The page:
Kicks For Cranes

This was a really fun experimental documentary.

I have always loved making films that border between documentary and fiction. In the 90’s and early 2000’s my films would have fallen squarely in what literary types called Creative Nonfiction. So, when I was approached by Matt Cibelli to help him with Kick’s For Cranes the concept immediately struck a cord.

The film turned out to be a real gem. Kicks For Cranes even got a write up in New York Magazine.

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The Parlotones

The South African Band The Parlotones made a swing through Seattle and I was lucky enough to get some shots of them. Unfortunately the venue wasn’t the best as there is a giant pole in the middle of the stage. Be sure to check out the photos I took of them on their prior tours.

You can see two sets of shots of them from the High Dive Set #1 and Set #2 in Seattle from a year ago. And a photo set from The Showbox Sodo and an interview with singer Kahn Morbee on Flotzam.com.

Twitter: @parlotones

Journey Through The Shadows on iTunes

Push Me To The Floor (single) on iTunes

 

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Where do we go from here?

I have the wonderful opportunity to shoot a feature toward the end of Summer 2012. The movie has a decent budget and the director is really excited to shoot film. Whenever I find a director that is just as enthusiastic about film as me the fire in my belly burns just a bit warmer.

The issue now is that all of my local resources seem to have dried up.

The ability to have a start to finish local workflow may soon be a thing of the past.

Stay tuned and join me in the new post-film world.

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Not unlike building a house.

Copyright Adam Forslund

As a cinematographer it can be difficult to get ready for a shoot. I read the script then re-read it. Make notes and go over those with the director. Everything has to go from a grey fog to a very solid vision in a matter of days, weeks and months. The metamorphosis of words to pictures can be difficult. What appears in my head may not ever exist in the real world or may be beyond the reach and means of the budget.

Which brings forth this analogy.

Making a film is not unlike building a house.

You can think of the Writer/Director as the architect. The Director of Photography as the general contractor. The Director will sit with the client to determine their desires. Is the house red? Should the living room face south? Bedrooms north? Once all those elements are worked out the DP comes in and start to work.

As a DP it is my job to get the crew to take those ideas and put foot to ground and make it happen. Do we need a 10k to make that scene? Should some light spill across that bed? What will happen if that medium shot falls flat?

The Director and Director of Photography working together making compromises where needed and not sacrificing others to build the best film possible.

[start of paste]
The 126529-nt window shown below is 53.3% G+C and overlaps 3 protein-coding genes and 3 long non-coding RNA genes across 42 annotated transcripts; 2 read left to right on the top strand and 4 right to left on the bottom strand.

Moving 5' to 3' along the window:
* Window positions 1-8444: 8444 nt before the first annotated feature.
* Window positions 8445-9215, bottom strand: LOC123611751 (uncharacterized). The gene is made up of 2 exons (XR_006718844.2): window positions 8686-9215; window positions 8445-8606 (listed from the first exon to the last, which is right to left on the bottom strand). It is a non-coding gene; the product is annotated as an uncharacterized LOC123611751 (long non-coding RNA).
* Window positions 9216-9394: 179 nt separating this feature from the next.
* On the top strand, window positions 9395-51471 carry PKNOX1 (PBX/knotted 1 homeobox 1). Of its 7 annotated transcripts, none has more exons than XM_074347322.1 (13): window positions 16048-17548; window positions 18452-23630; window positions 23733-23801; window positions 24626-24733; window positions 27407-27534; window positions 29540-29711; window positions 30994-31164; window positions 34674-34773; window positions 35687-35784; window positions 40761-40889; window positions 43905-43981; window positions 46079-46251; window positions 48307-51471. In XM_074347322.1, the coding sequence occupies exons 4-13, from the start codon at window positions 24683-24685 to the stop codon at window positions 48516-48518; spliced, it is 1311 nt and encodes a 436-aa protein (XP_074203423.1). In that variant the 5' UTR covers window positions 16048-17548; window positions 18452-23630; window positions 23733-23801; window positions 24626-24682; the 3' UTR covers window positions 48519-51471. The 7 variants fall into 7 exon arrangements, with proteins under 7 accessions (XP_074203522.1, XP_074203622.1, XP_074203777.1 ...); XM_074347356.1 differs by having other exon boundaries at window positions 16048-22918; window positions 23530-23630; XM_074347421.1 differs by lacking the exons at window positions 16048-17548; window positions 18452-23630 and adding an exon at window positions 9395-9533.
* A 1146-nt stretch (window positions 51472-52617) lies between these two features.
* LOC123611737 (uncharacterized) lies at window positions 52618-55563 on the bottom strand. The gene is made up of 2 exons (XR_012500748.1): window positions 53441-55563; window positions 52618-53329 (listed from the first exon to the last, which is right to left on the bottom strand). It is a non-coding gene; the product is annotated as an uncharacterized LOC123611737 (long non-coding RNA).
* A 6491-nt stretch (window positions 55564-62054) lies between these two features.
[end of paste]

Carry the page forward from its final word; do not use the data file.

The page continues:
As in building a house the difficult part is breaking ground. Once that has happened things just kind of happen and everyone moves to complete it. When you wrap a film and see the end credits for the first time it is like handing over the keys. And, when you think back about it you know all the little secrets that are behind that front door.

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More Thoughts on Digital

 

Despite the fact that I think of my self as a young guy I can remember “Mikey” tv ads, VHS rental when the store also rented players, Laserdisc, DVD and Divx wars, the wide acceptance of HD TV. More over the migration from film toward digital imaging.

By no means does this mean that I am a Luddite and want to keep my head deep in the sand as the world passes me by. It’s more that the progression of the world doesn’t seem so progressive. You go from grabbing a roll of film and knowing its look and feel, making a choice in seconds–Now, a picture is made but it’s not ready for until someone spends hours in front of a screen just to get it look like right. Then more time to get it to look good on paper.

There was darkroom time in the bygone days but it seems that to take a photo from light to paper takes longer in the era of 1’s and 0’s.

Many will say that the darkroom has simply been replaced by the screen. But, I don’t see it that way. The darkroom was an effiencent place where you would print a test strip and go. Or, at least for me. But, I would also try to work with the same film and paper and developed an understanding of what results I would get in all matter of conditions.

Retouching seems to take hours to do something as simple as building the overall look and feel of the image. What could be made in the time it takes to load a camera to get the contrast, grain, hue, saturation, vibrance now is done in hours in a chair. What was built in by Fuji, Ilford, Kodak is now in the eyes of the viewer at the desk or coffee shop.

But, as Pathé said “The March of Time!

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